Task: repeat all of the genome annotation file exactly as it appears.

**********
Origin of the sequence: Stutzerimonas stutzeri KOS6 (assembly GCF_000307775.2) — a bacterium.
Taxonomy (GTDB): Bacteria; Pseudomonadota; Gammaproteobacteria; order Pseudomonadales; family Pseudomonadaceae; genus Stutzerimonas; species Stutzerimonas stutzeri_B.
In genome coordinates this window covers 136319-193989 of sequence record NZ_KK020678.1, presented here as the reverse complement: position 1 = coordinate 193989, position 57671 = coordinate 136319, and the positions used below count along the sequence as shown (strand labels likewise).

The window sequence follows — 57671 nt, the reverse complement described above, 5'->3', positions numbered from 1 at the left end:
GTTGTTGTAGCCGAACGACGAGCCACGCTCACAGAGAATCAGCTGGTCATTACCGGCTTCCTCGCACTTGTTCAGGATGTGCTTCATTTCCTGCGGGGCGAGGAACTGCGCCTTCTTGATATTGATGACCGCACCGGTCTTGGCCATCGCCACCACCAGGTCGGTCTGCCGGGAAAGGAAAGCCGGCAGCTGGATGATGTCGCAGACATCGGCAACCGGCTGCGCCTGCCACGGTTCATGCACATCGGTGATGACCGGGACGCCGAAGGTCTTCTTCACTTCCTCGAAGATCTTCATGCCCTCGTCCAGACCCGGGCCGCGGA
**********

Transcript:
Origin of the sequence: Stutzerimonas stutzeri KOS6 (assembly GCF_000307775.2) — a bacterium.
Taxonomy (GTDB): Bacteria; Pseudomonadota; Gammaproteobacteria; order Pseudomonadales; family Pseudomonadaceae; genus Stutzerimonas; species Stutzerimonas stutzeri_B.
In genome coordinates this window covers 136319-193989 of sequence record NZ_KK020678.1, presented here as the reverse complement: position 1 = coordinate 193989, position 57671 = coordinate 136319, and the positions used below count along the sequence as shown (strand labels likewise).

The window sequence follows — 57671 nt, the reverse complement described above, 5'->3', positions numbered from 1 at the left end:
GTTGTTGTAGCCGAACGACGAGCCACGCTCACAGAGAATCAGCTGGTCATTACCGGCTTCCTCGCACTTGTTCAGGATGTGCTTCATTTCCTGCGGGGCGAGGAACTGCGCCTTCTTGATATTGATGACCGCACCGGTCTTGGCCATCGCCACCACCAGGTCGGTCTGCCGGGAAAGGAAAGCCGGCAGCTGGATGATGTCGCAGACATCGGCAACCGGCTGCGCCTGCCACGGTTCATGCACATCGGTGATGACCGGGACGCCGAAGGTCTTCTTCACTTCCTCGAAGATCTTCATGCCCTCGTCCAGACCCGGGCCGCGGA